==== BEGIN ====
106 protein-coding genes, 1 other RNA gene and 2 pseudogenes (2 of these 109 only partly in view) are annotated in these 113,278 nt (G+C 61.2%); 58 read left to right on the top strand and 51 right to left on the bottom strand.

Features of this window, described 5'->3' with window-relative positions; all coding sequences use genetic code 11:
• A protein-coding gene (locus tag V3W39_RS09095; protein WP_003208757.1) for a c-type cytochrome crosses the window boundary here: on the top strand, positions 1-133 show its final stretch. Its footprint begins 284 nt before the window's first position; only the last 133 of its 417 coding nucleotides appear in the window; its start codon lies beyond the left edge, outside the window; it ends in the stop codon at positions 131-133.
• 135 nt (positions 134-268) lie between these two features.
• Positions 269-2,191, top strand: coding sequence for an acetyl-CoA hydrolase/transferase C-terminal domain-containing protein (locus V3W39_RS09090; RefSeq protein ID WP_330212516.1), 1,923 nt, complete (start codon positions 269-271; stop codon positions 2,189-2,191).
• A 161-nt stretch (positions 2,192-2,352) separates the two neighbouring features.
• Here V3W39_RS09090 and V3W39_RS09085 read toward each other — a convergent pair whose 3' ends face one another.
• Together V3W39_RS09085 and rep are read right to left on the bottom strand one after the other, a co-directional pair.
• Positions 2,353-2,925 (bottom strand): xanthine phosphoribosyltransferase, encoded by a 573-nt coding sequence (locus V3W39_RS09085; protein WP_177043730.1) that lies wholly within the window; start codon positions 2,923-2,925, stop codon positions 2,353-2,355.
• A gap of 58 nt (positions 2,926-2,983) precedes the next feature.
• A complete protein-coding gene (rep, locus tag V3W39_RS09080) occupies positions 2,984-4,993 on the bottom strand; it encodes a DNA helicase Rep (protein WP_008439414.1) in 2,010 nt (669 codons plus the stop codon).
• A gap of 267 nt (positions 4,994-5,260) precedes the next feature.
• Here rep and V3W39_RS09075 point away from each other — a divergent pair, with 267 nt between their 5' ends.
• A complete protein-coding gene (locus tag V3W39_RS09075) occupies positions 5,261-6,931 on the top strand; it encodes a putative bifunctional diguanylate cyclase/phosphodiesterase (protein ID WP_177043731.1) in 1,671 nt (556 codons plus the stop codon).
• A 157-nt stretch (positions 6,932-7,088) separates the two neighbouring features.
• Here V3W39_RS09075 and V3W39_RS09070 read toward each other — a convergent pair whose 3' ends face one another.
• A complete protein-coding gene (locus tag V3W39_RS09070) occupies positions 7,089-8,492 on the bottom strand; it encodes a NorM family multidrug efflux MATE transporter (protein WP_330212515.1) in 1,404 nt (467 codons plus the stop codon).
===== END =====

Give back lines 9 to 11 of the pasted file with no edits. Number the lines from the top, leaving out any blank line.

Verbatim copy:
• Positions 2,353-2,925 (bottom strand): xanthine phosphoribosyltransferase, encoded by a 573-nt coding sequence (locus V3W39_RS09085; protein WP_177043730.1) that lies wholly within the window; start codon positions 2,923-2,925, stop codon positions 2,353-2,355.
• A gap of 58 nt (positions 2,926-2,983) precedes the next feature.
• A complete protein-coding gene (rep, locus tag V3W39_RS09080) occupies positions 2,984-4,993 on the bottom strand; it encodes a DNA helicase Rep (protein WP_008439414.1) in 2,010 nt (669 codons plus the stop codon).